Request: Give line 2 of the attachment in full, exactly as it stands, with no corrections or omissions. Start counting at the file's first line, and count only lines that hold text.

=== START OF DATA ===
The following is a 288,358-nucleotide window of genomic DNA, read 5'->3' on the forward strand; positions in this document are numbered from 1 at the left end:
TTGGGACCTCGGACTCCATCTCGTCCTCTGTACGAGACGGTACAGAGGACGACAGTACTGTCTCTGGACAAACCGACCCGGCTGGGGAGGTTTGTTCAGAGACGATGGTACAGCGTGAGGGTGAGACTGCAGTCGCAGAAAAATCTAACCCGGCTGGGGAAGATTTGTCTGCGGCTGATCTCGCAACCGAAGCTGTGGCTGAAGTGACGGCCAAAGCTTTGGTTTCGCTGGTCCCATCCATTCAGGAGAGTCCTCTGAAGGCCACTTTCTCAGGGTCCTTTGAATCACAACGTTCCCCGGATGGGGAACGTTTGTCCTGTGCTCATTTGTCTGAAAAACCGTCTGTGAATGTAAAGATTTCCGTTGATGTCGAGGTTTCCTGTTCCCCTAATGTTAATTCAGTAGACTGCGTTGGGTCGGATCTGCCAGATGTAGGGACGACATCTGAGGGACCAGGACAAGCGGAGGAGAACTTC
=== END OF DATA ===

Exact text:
TTGGGACCTCGGACTCCATCTCGTCCTCTGTACGAGACGGTACAGAGGACGACAGTACTGTCTCTGGACAAACCGACCCGGCTGGGGAGGTTTGTTCAGAGACGATGGTACAGCGTGAGGGTGAGACTGCAGTCGCAGAAAAATCTAACCCGGCTGGGGAAGATTTGTCTGCGGCTGATCTCGCAACCGAAGCTGTGGCTGAAGTGACGGCCAAAGCTTTGGTTTCGCTGGTCCCATCCATTCAGGAGAGTCCTCTGAAGGCCACTTTCTCAGGGTCCTTTGAATCACAACGTTCCCCGGATGGGGAACGTTTGTCCTGTGCTCATTTGTCTGAAAAACCGTCTGTGAATGTAAAGATTTCCGTTGATGTCGAGGTTTCCTGTTCCCCTAATGTTAATTCAGTAGACTGCGTTGGGTCGGATCTGCCAGATGTAGGGACGACATCTGAGGGACCAGGACAAGCGGAGGAGAACTTC